In addition to lead guitar duties, Kossoff was given another important task. “None of the rest of the band members had a driving license,” explains Rodgers. “Paul had started young and he had one, so he got the gig of driving us. He would drive us two or three hundred miles, do a couple of shows, and drive back. I used to sit in the front with him just to keep him awake.”
Not long after Tons of Sobs was released, the band was back in the studio working on its second record, the self-titled Free. This time the group was produced by the president of the label, Chris Blackwell. Things were much tighter, with the main songwriting duo of Rodgers and Fraser imposing a stricter framework.
Like the band’s debut, Free didn’t do much on the charts. Almost immediately after they finished recording, the group resumed its breakneck touring schedule, supporting the supergroup Blind Faith on its only American tour. Kossoff and Clapton became quite close, discussing the finer points of their respective techniques and even trading a couple of guitars. Clapton exchanged a 1959 Gibson Les Paul for Kossoff’s mid-’50s Custom. It was on this tour that Clapton supposedly tried to cop Kossoff’s famed vibrato technique, a tale confirmed by Rodgers. “I wasn’t privy to the actual conversation, but they did talk vibrato, that’s for sure,” he says.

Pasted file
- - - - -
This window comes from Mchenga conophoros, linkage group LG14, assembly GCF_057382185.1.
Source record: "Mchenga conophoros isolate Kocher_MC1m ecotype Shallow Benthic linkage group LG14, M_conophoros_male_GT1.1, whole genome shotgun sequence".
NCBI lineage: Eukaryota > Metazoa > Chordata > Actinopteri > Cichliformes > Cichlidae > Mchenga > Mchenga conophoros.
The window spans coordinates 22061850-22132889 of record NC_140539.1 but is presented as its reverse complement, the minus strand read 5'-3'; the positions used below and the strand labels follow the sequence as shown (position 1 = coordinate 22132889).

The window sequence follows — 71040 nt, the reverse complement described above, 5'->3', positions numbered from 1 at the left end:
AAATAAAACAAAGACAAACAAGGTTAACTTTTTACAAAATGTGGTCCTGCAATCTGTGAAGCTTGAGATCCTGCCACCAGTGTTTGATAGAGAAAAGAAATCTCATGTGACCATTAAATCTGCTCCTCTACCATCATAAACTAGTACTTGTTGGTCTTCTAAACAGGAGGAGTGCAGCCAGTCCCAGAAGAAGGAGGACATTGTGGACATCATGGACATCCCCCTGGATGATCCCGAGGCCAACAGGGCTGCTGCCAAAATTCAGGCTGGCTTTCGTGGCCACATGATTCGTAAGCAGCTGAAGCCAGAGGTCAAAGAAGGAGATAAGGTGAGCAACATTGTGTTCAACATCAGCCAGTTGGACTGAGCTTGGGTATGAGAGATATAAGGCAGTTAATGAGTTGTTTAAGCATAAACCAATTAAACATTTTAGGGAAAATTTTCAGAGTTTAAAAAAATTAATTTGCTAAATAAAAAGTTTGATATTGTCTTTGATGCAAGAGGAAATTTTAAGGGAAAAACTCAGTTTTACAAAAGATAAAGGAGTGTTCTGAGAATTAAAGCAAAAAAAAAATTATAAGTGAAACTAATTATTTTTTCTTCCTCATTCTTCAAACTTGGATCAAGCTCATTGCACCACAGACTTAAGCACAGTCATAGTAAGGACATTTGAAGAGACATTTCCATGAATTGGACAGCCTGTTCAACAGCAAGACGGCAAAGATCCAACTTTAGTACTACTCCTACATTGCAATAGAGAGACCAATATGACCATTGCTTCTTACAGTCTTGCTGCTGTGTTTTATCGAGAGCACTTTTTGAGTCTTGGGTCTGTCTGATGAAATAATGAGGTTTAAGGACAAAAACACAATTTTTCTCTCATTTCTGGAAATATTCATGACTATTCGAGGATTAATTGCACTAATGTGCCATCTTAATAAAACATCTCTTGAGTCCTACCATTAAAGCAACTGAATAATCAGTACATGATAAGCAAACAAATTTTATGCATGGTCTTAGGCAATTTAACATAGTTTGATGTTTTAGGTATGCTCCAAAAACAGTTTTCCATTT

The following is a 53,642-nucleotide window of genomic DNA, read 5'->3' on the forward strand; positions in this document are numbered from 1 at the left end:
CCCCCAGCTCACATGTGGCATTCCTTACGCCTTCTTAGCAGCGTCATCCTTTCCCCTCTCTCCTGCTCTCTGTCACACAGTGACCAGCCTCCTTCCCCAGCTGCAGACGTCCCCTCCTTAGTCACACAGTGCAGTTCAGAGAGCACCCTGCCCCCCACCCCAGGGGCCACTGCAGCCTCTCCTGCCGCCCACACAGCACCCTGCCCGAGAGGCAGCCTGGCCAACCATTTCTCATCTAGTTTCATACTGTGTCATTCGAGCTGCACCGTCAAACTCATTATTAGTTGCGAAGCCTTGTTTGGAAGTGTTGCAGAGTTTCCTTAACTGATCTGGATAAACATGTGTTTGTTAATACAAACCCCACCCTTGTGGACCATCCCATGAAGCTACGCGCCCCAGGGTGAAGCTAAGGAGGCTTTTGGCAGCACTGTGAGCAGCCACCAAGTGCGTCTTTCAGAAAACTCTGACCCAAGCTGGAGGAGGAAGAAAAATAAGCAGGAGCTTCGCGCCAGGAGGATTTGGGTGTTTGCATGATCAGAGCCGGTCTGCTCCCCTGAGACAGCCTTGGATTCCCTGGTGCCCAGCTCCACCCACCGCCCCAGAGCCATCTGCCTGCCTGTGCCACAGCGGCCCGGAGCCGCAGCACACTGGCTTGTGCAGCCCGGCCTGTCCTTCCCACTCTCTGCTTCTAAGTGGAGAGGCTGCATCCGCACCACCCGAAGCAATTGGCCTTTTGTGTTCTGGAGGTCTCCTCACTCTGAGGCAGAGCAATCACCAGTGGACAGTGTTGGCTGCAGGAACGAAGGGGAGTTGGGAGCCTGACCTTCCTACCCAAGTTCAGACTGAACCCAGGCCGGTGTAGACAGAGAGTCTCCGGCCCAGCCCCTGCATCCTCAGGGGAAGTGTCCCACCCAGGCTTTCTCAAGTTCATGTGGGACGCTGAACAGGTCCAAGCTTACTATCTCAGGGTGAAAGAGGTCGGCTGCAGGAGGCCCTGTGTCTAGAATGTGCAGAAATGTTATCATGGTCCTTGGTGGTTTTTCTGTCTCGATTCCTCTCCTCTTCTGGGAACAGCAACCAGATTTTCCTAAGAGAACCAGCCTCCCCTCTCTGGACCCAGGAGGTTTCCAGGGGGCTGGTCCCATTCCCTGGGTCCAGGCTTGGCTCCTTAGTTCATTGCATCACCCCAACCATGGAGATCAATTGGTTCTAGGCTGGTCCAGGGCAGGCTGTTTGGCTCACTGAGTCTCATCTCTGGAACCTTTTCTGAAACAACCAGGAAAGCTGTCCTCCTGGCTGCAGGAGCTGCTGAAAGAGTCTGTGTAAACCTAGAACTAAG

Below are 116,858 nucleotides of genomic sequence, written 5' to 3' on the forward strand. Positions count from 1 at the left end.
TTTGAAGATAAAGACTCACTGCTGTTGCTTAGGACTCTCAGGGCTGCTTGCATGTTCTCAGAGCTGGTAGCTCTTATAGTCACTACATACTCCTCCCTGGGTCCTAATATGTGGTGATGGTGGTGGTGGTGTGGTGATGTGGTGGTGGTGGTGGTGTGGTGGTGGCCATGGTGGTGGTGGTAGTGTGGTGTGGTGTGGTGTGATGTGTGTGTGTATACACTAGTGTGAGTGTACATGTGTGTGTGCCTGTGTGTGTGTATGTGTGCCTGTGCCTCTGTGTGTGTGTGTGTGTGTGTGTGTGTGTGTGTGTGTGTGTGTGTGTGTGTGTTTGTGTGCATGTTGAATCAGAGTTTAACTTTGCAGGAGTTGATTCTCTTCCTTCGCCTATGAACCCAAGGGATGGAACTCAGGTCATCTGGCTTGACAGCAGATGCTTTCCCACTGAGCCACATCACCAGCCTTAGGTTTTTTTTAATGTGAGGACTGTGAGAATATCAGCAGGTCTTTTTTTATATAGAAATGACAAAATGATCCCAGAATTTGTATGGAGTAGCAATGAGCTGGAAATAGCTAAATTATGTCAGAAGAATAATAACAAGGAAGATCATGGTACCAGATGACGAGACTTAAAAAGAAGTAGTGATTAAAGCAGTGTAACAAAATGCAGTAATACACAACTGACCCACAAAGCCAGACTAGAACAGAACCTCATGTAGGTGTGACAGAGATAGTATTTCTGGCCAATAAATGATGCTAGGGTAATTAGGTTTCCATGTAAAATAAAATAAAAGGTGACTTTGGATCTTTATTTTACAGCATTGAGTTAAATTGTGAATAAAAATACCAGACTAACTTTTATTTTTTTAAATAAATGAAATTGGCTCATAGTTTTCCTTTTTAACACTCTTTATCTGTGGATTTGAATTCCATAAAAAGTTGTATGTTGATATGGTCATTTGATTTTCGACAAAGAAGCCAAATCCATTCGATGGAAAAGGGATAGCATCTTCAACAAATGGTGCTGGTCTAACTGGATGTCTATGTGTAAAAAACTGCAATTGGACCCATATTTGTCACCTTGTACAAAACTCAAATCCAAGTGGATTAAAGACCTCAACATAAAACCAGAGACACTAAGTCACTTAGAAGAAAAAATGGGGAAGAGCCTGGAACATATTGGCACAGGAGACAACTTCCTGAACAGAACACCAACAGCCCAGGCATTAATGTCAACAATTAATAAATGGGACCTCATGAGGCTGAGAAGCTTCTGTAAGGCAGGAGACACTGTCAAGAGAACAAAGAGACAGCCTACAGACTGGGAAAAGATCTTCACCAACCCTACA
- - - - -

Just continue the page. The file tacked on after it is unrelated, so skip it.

As the ’60s gave way to the ’70s, Free reached a tipping point. They’d recorded two albums, experienced modest success, and performed a truly staggering number of live shows. But the band began to wonder where they would ever actually make it.
Then in June of 1970, Fire and Water hit the shelves with the force of an atomic blast. The record became Free’s breakthrough, led by the single “All Right Now,” which reached No. 2 on the U.K. charts and No. 4 in America. Just two months later, Free played the biggest gig of their career in front of an estimated 600,000 people as part of England’s Isle of Wight Festival.
With greater success came new tensions. Feeling pressure to prove that their success wasn’t a fluke, the band rushed to record its next album, Highway. Compared to Fire and Water, Highway was a commercial disappointment, only reaching No. 41 on the U.K. charts and 190 in America. Meanwhile, Kossoff, depressed by the death of his hero Jimi Hendrix, began self-medicating with Quaaludes.
When Free decided to call it quits in 1971, Kossoff took it harder than anyone. “What I think we lacked was management,” posits Rodgers. “We lacked an older, wiser head to say, ‘Okay you guys, you’re under a lot of stress, you’ve done too many shows, you have this huge success all of a sudden, you need to take a break.’ We didn’t do that of course, and we just kind of exploded apart. We had been together for such a long time, living so close, seeking success, and when we finally reached it, there was so much pressure.”
After the breakup Kossoff collaborated with Free bandmate Kirke, along with Japanese bassist Tetsu Yamauchi and keyboardist John “Rabbit” Bundrick to release Kossoff/ Kirke/Tetsu/Rabbit. By this time Kossoff was in bad shape, as was apparent to all who knew him. “It was such a shame—he seemed to go down so fast,” recalls Rodgers. “I was mortified that the split-up of the band had affected him so deeply. He was almost gone to us at that point, because he was sort of off in this other world. It was such a shame because we all loved him so much, and we immediately dropped everything we were doing to try and put the band back together again so that we could put Koss back together.”